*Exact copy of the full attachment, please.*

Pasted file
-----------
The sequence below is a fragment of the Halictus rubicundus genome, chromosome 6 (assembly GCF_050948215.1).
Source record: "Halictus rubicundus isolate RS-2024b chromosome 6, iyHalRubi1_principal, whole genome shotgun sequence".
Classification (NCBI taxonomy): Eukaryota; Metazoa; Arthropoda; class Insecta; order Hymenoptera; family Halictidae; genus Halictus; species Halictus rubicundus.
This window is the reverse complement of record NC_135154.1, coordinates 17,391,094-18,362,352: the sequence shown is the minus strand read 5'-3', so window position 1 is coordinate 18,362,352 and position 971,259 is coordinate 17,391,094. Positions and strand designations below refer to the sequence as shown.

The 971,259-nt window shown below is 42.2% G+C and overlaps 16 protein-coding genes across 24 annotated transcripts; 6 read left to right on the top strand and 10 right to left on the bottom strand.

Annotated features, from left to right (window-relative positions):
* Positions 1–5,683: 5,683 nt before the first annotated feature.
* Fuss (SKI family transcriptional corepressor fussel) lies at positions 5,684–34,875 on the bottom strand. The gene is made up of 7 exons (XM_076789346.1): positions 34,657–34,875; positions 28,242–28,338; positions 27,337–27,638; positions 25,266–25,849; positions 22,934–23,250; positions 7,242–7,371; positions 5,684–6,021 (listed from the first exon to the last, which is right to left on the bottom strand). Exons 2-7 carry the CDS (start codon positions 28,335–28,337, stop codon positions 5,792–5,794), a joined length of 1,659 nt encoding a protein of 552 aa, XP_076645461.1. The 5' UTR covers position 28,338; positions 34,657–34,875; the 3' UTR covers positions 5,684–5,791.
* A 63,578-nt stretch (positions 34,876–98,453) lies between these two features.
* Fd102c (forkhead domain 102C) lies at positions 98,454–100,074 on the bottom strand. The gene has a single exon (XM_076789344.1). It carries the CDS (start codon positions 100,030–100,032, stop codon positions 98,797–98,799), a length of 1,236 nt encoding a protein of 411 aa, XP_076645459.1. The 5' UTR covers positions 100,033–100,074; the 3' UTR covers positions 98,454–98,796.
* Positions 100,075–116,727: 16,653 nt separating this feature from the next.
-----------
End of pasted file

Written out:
The sequence below is a fragment of the Halictus rubicundus genome, chromosome 6 (assembly GCF_050948215.1).
Source record: "Halictus rubicundus isolate RS-2024b chromosome 6, iyHalRubi1_principal, whole genome shotgun sequence".
Classification (NCBI taxonomy): Eukaryota; Metazoa; Arthropoda; class Insecta; order Hymenoptera; family Halictidae; genus Halictus; species Halictus rubicundus.
This window is the reverse complement of record NC_135154.1, coordinates 17,391,094-18,362,352: the sequence shown is the minus strand read 5'-3', so window position 1 is coordinate 18,362,352 and position 971,259 is coordinate 17,391,094. Positions and strand designations below refer to the sequence as shown.

The 971,259-nt window shown below is 42.2% G+C and overlaps 16 protein-coding genes across 24 annotated transcripts; 6 read left to right on the top strand and 10 right to left on the bottom strand.

Annotated features, from left to right (window-relative positions):
* Positions 1–5,683: 5,683 nt before the first annotated feature.
* Fuss (SKI family transcriptional corepressor fussel) lies at positions 5,684–34,875 on the bottom strand. The gene is made up of 7 exons (XM_076789346.1): positions 34,657–34,875; positions 28,242–28,338; positions 27,337–27,638; positions 25,266–25,849; positions 22,934–23,250; positions 7,242–7,371; positions 5,684–6,021 (listed from the first exon to the last, which is right to left on the bottom strand). Exons 2-7 carry the CDS (start codon positions 28,335–28,337, stop codon positions 5,792–5,794), a joined length of 1,659 nt encoding a protein of 552 aa, XP_076645461.1. The 5' UTR covers position 28,338; positions 34,657–34,875; the 3' UTR covers positions 5,684–5,791.
* A 63,578-nt stretch (positions 34,876–98,453) lies between these two features.
* Fd102c (forkhead domain 102C) lies at positions 98,454–100,074 on the bottom strand. The gene has a single exon (XM_076789344.1). It carries the CDS (start codon positions 100,030–100,032, stop codon positions 98,797–98,799), a length of 1,236 nt encoding a protein of 411 aa, XP_076645459.1. The 5' UTR covers positions 100,033–100,074; the 3' UTR covers positions 98,454–98,796.
* Positions 100,075–116,727: 16,653 nt separating this feature from the next.